I have been responsible for engineering operations at large data centres for more than 20 years...
...and my long experience supports some of Nick Vaney’s recommendations (“Powering down for data protection”, BSj 08/08), such as raising dataroom temperatures, controlling air flows in the room, inverter fans and raising chilled water temperatures, giving free cooling opportunities that make a considerable difference to energy efficiency.
By definition, every piece of plant in a data centre will normally run part-loaded, so part- load efficiency and operation is the most important metric.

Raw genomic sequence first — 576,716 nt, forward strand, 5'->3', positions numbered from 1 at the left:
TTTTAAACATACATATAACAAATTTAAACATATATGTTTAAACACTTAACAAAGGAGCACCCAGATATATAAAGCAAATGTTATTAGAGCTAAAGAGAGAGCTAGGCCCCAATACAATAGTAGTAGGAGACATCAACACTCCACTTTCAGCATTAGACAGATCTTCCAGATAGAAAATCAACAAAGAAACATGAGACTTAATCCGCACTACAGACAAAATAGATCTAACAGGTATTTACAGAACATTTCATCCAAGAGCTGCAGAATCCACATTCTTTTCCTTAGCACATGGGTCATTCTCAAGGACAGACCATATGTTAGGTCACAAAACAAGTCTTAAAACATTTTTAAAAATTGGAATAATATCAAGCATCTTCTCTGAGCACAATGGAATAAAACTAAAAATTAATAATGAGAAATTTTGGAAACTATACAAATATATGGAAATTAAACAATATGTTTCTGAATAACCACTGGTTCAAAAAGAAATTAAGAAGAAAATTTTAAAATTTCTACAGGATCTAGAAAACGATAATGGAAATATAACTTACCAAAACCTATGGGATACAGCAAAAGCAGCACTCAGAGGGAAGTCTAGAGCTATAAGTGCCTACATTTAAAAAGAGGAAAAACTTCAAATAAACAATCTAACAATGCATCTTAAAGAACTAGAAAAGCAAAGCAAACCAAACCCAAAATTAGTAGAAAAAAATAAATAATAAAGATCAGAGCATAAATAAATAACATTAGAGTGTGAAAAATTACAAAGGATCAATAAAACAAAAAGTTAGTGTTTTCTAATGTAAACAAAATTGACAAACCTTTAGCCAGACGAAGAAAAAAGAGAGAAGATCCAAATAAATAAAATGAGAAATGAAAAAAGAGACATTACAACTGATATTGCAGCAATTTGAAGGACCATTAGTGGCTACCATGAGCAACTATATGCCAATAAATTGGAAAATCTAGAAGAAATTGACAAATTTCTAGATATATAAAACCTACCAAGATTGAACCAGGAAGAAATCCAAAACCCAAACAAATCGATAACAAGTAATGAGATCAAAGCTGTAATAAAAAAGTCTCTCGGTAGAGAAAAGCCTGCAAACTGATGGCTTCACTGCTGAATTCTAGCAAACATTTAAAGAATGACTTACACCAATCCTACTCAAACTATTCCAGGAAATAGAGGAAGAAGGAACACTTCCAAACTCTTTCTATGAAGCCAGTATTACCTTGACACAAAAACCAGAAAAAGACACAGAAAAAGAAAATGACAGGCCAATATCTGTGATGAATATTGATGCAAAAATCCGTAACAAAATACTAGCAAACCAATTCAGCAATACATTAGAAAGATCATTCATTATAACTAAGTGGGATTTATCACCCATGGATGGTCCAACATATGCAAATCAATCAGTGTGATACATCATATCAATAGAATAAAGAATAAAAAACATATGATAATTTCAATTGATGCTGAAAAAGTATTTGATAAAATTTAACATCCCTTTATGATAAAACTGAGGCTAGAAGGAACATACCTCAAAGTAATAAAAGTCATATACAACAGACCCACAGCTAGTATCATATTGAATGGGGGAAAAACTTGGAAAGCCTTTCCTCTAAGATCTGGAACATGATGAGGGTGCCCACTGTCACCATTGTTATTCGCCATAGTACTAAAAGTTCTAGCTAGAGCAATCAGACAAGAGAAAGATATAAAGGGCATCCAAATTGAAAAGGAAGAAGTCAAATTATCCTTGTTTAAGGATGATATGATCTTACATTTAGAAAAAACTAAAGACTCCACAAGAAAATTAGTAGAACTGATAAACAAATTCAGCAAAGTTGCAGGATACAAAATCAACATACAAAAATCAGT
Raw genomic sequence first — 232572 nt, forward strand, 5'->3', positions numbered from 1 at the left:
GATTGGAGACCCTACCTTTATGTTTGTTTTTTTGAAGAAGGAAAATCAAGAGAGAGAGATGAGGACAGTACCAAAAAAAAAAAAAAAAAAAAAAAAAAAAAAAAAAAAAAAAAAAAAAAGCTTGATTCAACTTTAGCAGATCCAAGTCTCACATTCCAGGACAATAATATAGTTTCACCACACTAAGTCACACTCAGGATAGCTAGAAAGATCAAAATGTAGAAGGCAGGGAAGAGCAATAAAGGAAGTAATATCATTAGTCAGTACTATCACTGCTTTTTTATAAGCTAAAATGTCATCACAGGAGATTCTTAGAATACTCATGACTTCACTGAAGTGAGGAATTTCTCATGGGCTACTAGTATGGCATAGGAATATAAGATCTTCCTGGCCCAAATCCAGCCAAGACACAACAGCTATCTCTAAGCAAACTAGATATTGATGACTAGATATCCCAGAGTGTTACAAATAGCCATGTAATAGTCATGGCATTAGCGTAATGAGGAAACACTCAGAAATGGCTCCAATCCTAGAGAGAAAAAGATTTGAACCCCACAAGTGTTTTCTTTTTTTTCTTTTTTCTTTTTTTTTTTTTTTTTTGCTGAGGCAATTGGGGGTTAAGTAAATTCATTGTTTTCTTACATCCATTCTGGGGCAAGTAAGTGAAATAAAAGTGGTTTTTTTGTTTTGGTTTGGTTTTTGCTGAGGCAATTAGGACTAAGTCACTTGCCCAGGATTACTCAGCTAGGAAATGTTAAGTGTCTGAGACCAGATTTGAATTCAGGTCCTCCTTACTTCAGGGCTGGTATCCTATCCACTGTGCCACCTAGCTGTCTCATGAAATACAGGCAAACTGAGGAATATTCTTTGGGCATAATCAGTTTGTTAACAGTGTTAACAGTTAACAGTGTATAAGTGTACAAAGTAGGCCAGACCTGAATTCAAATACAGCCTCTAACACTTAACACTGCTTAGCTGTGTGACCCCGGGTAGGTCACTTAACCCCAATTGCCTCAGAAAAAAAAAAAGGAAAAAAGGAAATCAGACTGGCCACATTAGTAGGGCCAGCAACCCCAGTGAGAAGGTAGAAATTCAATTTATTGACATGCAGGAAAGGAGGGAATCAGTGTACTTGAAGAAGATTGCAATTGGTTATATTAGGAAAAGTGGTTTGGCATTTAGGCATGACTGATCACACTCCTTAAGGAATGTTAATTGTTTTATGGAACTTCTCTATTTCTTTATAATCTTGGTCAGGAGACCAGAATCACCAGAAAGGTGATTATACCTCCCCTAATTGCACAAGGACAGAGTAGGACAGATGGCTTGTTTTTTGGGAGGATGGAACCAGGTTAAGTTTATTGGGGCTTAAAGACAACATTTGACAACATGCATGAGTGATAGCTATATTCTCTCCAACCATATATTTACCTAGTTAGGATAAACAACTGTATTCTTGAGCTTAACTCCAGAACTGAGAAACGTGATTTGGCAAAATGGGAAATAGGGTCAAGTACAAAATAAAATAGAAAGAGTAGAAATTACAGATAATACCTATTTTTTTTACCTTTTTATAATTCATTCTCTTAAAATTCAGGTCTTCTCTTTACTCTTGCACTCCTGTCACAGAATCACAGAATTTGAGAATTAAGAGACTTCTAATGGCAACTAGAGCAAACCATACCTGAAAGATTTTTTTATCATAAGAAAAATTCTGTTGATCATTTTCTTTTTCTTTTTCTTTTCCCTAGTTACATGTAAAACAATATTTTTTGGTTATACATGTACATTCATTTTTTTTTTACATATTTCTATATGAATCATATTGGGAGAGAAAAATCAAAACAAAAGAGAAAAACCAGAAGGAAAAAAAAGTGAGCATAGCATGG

I have developed a network of connections to other operational data centre engineers around the world, and we have swapped and collated information on design and operations, particularly on the subject of energy efficiency. The main conclusion we have reached is that the energy efficiency of a data centre is determined largely by operational practice and simple good housekeeping, with design being a secondary factor.
Nick gives an annual CoP figure of 12 for a water-cooled chiller and cooling tower system at a data centre. Our shared operational experience suggests, however, that packaged air- cooled systems with free cooling actually perform better.
I have no idea why this may be, but suspect that the answer may be due to the part-load operation, ease of control and problematic operation of systems with evaporative towers.
John Cooknell MCIBSE
Building Sustainable Design